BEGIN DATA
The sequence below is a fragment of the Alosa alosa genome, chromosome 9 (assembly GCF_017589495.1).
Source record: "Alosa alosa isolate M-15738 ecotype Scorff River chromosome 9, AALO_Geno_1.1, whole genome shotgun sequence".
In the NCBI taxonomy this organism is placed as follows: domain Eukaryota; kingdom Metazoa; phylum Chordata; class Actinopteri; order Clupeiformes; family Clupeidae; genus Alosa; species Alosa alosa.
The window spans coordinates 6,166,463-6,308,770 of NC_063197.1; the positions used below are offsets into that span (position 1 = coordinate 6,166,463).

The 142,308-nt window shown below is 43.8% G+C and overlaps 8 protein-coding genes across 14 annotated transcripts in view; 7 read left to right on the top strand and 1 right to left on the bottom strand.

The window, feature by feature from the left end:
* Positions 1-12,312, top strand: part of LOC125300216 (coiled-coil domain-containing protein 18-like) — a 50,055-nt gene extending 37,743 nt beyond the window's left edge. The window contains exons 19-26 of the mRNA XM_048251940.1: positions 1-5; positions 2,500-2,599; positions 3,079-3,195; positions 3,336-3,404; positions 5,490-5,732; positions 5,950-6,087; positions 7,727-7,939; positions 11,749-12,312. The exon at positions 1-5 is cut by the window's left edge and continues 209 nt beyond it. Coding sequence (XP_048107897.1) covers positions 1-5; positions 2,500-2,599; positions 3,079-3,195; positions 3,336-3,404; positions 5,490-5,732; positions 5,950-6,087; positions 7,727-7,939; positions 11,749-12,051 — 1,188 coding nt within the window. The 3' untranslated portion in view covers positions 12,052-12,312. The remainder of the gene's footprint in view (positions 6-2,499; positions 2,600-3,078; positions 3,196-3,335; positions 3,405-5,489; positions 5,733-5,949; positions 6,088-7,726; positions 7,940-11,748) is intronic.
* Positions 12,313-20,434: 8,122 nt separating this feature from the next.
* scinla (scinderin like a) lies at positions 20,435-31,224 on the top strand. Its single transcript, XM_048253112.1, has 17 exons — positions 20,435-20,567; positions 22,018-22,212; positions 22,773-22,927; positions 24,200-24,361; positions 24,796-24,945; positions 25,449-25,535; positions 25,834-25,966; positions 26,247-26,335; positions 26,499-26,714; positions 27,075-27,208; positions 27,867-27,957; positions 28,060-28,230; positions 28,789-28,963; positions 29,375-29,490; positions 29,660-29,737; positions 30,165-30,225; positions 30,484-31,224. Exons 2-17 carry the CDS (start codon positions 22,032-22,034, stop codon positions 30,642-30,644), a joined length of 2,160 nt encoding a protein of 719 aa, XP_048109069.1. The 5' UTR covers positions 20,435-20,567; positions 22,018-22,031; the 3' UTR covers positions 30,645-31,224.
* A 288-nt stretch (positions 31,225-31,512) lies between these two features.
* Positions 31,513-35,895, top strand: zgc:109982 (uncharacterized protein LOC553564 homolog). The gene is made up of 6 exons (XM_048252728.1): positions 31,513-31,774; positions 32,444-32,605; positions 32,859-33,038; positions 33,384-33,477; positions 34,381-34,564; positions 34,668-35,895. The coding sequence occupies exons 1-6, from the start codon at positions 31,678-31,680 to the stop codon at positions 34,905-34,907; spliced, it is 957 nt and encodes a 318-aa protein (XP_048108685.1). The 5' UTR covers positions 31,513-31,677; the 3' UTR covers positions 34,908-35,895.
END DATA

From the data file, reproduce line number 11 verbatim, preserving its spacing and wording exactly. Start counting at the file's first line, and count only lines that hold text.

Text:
* Positions 31,513-35,895, top strand: zgc:109982 (uncharacterized protein LOC553564 homolog). The gene is made up of 6 exons (XM_048252728.1): positions 31,513-31,774; positions 32,444-32,605; positions 32,859-33,038; positions 33,384-33,477; positions 34,381-34,564; positions 34,668-35,895. The coding sequence occupies exons 1-6, from the start codon at positions 31,678-31,680 to the stop codon at positions 34,905-34,907; spliced, it is 957 nt and encodes a 318-aa protein (XP_048108685.1). The 5' UTR covers positions 31,513-31,677; the 3' UTR covers positions 34,908-35,895.